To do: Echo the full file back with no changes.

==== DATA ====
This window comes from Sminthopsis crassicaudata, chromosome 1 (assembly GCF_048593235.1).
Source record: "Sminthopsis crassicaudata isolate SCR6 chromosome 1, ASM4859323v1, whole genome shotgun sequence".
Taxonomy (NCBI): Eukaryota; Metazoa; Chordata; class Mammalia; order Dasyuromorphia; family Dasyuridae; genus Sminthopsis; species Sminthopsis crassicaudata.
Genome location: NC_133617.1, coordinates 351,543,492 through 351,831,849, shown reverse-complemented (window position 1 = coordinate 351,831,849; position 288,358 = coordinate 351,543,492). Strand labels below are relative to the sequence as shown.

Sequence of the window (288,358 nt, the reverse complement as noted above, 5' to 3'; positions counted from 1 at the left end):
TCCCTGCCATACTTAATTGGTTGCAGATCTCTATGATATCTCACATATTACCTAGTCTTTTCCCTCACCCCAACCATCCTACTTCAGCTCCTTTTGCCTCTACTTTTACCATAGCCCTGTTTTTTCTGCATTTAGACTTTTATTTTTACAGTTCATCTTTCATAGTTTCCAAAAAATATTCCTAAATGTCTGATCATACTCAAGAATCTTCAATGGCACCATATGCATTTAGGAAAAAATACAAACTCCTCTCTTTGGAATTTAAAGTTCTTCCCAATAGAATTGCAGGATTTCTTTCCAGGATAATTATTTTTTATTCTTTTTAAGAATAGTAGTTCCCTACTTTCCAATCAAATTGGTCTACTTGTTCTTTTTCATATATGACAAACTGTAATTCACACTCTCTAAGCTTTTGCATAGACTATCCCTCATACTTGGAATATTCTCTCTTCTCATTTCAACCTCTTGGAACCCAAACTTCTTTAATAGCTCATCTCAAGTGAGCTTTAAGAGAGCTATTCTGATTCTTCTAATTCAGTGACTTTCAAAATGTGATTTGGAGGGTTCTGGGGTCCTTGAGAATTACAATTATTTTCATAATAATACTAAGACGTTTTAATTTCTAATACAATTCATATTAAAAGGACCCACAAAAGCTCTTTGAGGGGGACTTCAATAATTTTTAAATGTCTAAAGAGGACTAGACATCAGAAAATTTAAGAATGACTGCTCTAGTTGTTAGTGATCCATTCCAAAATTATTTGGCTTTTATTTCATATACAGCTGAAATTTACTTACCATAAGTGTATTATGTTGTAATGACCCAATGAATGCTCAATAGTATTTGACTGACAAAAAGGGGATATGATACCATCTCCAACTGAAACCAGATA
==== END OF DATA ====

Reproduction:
This window comes from Sminthopsis crassicaudata, chromosome 1 (assembly GCF_048593235.1).
Source record: "Sminthopsis crassicaudata isolate SCR6 chromosome 1, ASM4859323v1, whole genome shotgun sequence".
Taxonomy (NCBI): Eukaryota; Metazoa; Chordata; class Mammalia; order Dasyuromorphia; family Dasyuridae; genus Sminthopsis; species Sminthopsis crassicaudata.
Genome location: NC_133617.1, coordinates 351,543,492 through 351,831,849, shown reverse-complemented (window position 1 = coordinate 351,831,849; position 288,358 = coordinate 351,543,492). Strand labels below are relative to the sequence as shown.

Sequence of the window (288,358 nt, the reverse complement as noted above, 5' to 3'; positions counted from 1 at the left end):
TCCCTGCCATACTTAATTGGTTGCAGATCTCTATGATATCTCACATATTACCTAGTCTTTTCCCTCACCCCAACCATCCTACTTCAGCTCCTTTTGCCTCTACTTTTACCATAGCCCTGTTTTTTCTGCATTTAGACTTTTATTTTTACAGTTCATCTTTCATAGTTTCCAAAAAATATTCCTAAATGTCTGATCATACTCAAGAATCTTCAATGGCACCATATGCATTTAGGAAAAAATACAAACTCCTCTCTTTGGAATTTAAAGTTCTTCCCAATAGAATTGCAGGATTTCTTTCCAGGATAATTATTTTTTATTCTTTTTAAGAATAGTAGTTCCCTACTTTCCAATCAAATTGGTCTACTTGTTCTTTTTCATATATGACAAACTGTAATTCACACTCTCTAAGCTTTTGCATAGACTATCCCTCATACTTGGAATATTCTCTCTTCTCATTTCAACCTCTTGGAACCCAAACTTCTTTAATAGCTCATCTCAAGTGAGCTTTAAGAGAGCTATTCTGATTCTTCTAATTCAGTGACTTTCAAAATGTGATTTGGAGGGTTCTGGGGTCCTTGAGAATTACAATTATTTTCATAATAATACTAAGACGTTTTAATTTCTAATACAATTCATATTAAAAGGACCCACAAAAGCTCTTTGAGGGGGACTTCAATAATTTTTAAATGTCTAAAGAGGACTAGACATCAGAAAATTTAAGAATGACTGCTCTAGTTGTTAGTGATCCATTCCAAAATTATTTGGCTTTTATTTCATATACAGCTGAAATTTACTTACCATAAGTGTATTATGTTGTAATGACCCAATGAATGCTCAATAGTATTTGACTGACAAAAAGGGGATATGATACCATCTCCAACTGAAACCAGATA